If you find yourself unable to pay your mortgage, it is paramount that you get in touch with your lender right away. Pretending the problem doesn’t exist isn’t going to make it go away! If you speak with them early enough, you will find that they’re much more willing to help you than they will be six months down the road when you’ve gone months without making a payment.

If you know your financial issues are temporary (perhaps you’ll be starting a new job soon, or you’re waiting on a sum of money to come to you through another channel), consider asking for a forbearance. Explain to your lender that you just need a few months to get your affairs in order, and they may give you that grace period and suspend your payments.

2. Refinancing

Maybe you’re not sure how long this financial drought is going to last. In that case, discussing a refinancing of your mortgage with the lender is the next step. If you have good credit and a proven record of being a responsible borrower, your lender should have no problem helping you adjust the terms of your current mortgage arrangement.

If your current loan has a very high interest rate, for instance, refinancing may decrease your payments significantly. Be aware, however, that doing this will extend the life of your loan and—in the end—you will pay more than you originally planned. This option is best for those who are committed to keeping their homes and are okay with spending more time (and more money) in the long run to do so.

3. Loan Modification

Some programs, such as the Home Affordable Modification Program (HAMP), assist people in keeping their homes during times of financial crisis. Not all these government programs are created equal, so make sure to do your homework before considering one as a way out of your situation.

Some programs may appear to offer loan modification but, in fact, provide debt settlement. This means your account will be noted as “settled” (paid for less than originally agreed) which can hurt your credit score.

Additionally, many of the programs have very specific requirements for qualification, meaning that only those homeowners who bought after a certain date or those who owe below a certain amount on their mortgage can participate. There are a small number of people for whom loan modification is a viable option, but it can’t hurt to do some research and see if you’re one of them.

4. Repayment Plans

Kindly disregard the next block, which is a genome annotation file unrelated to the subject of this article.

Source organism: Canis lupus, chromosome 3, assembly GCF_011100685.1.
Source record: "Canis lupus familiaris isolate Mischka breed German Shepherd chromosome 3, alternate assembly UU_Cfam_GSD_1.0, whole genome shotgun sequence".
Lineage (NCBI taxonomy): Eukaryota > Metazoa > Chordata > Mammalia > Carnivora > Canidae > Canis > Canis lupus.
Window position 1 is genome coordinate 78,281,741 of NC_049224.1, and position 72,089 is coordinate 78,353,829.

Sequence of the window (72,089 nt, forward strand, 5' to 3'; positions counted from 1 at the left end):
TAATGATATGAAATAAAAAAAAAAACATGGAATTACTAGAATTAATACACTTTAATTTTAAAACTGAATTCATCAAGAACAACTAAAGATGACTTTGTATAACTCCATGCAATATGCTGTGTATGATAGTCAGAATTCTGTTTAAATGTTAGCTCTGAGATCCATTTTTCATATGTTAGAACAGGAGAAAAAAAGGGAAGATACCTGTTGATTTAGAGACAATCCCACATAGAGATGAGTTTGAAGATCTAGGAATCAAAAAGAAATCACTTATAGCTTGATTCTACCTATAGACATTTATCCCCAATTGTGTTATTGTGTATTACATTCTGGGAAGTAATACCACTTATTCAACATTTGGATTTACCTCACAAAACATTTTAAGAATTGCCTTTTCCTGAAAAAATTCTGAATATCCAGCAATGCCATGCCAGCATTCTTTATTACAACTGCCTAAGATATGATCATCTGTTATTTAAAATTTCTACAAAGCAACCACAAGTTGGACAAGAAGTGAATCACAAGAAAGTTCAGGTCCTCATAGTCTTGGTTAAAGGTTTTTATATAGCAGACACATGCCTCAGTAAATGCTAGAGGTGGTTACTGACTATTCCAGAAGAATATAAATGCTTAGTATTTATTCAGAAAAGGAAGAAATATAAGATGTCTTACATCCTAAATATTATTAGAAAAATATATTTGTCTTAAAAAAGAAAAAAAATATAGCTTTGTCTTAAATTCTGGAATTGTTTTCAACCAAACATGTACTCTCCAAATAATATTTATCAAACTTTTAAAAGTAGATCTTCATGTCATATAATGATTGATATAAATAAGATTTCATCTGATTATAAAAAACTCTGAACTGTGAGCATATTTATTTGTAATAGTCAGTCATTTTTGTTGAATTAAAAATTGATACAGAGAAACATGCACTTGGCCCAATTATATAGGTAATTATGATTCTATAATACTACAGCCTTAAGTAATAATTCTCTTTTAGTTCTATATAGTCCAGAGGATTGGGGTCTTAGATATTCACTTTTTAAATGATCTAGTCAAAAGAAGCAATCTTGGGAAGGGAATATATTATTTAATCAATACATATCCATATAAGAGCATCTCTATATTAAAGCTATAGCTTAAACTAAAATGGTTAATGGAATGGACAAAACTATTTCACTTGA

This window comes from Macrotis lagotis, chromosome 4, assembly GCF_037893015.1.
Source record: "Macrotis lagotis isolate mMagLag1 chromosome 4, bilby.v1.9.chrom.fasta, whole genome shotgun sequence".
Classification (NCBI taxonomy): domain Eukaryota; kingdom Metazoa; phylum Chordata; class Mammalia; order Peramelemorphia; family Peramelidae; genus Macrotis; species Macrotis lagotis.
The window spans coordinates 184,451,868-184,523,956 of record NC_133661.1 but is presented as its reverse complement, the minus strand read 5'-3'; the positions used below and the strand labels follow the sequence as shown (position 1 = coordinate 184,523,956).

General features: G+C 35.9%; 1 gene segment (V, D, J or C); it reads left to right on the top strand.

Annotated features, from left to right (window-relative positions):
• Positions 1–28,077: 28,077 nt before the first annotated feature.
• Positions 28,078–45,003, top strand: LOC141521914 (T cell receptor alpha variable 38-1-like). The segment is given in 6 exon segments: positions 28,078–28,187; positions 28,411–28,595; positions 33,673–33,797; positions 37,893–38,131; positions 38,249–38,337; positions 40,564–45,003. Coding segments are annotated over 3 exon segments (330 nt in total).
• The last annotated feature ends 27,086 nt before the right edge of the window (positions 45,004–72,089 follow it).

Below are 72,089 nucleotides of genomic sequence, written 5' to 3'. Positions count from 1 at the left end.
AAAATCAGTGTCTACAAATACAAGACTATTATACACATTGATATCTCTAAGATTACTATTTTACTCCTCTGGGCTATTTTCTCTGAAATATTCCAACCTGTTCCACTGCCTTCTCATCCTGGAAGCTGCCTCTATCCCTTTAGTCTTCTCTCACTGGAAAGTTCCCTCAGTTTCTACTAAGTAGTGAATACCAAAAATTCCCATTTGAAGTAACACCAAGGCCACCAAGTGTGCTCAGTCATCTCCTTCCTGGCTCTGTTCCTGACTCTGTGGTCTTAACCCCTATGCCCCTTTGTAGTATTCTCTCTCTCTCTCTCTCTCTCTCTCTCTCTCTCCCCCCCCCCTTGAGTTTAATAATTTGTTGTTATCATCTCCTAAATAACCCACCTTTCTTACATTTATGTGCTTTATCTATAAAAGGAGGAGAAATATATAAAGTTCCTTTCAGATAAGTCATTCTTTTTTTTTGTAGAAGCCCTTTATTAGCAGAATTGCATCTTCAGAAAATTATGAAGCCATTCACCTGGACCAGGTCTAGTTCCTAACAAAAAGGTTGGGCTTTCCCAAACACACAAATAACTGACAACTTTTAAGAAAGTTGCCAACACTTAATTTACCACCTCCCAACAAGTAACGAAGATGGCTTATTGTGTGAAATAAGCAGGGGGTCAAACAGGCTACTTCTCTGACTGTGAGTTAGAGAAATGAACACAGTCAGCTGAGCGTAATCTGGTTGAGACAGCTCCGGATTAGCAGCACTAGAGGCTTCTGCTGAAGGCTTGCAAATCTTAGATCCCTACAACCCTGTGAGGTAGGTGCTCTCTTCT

Much like forbearance, if you speak honestly with your lender about your financial situation and make a good faith effort to repay your debt, they are often willing to work with you. The foreclosure process is tedious and time-consuming for lenders, and most prefer to handle things outside of a courtroom.

If you’ve only fallen behind by a bit, your lender may allow you to make smaller installment payments more frequently to catch up on the past due amount. The sooner you do this, the better, as it will be much harder to convince them that you’re willing and able to pay what you owe if you’ve already amassed months worth of unpaid bills before contacting them.

5. Renting

If your income simply can’t keep up with your mortgage, renting your home may be an ideal way to bridge the gap. If you’re able to rent your home for as much or more than your monthly mortgage payment, you can hold on to your home while you get back on your feet.

You will, of course, need to organize a move (which will likely include downsizing or moving to a less desirable area to save money). You will also be responsible for the upkeep and maintenance of your home while the renters reside there.

In addition, there is always the risk you take as a landlord that your home could be damaged by renters, which will lower its value. You will also still be responsible for paying things like property taxes and homeowners insurance.

6. Selling

If none of the above paths are workable for you, there is always the option to sell your home for cash. If your home is valued at more than what you owe for your mortgage, this can be an easy decision. Selling can help you pay your debt in full and walk away with your good credit intact.

If your home is likely to sell for less than what you owe, however, you would need to work out what is called a “short sale” with your lender. This means they will accept whatever your home sells for as full payment for your debt, regardless of what you actually owe. Keep in mind that doing this will negatively affect your credit, as it will reflect that your account was “settled” rather than “paid in full.”

If you’ve reached the conclusion that you need to sell your home in Florida because you can no longer pay your mortgage, you have options. If you do decide to sell, and you don’t want to deal with months of showings—not to mention extensive realtor fees and commissions—The Buy Guys are here to help. We purchase homes all over Florida, and our team is standing by, ready to help you sell your home quickly and walk away with cash in your pocket.